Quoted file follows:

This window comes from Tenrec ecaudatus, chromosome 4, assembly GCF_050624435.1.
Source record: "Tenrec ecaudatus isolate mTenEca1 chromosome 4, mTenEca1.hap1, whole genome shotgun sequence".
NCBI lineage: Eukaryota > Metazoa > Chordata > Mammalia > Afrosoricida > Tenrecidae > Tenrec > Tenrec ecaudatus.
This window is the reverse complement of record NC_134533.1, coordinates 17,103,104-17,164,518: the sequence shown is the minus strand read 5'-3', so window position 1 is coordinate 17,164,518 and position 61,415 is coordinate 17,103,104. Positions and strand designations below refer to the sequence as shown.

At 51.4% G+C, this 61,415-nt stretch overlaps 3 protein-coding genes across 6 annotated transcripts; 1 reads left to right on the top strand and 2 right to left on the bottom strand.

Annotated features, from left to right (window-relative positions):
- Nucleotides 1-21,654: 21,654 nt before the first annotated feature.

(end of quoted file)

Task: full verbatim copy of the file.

This window comes from Tenrec ecaudatus, chromosome 4, assembly GCF_050624435.1.
Source record: "Tenrec ecaudatus isolate mTenEca1 chromosome 4, mTenEca1.hap1, whole genome shotgun sequence".
NCBI lineage: Eukaryota > Metazoa > Chordata > Mammalia > Afrosoricida > Tenrecidae > Tenrec > Tenrec ecaudatus.
This window is the reverse complement of record NC_134533.1, coordinates 17,103,104-17,164,518: the sequence shown is the minus strand read 5'-3', so window position 1 is coordinate 17,164,518 and position 61,415 is coordinate 17,103,104. Positions and strand designations below refer to the sequence as shown.

At 51.4% G+C, this 61,415-nt stretch overlaps 3 protein-coding genes across 6 annotated transcripts; 1 reads left to right on the top strand and 2 right to left on the bottom strand.

Annotated features, from left to right (window-relative positions):
- Nucleotides 1-21,654: 21,654 nt before the first annotated feature.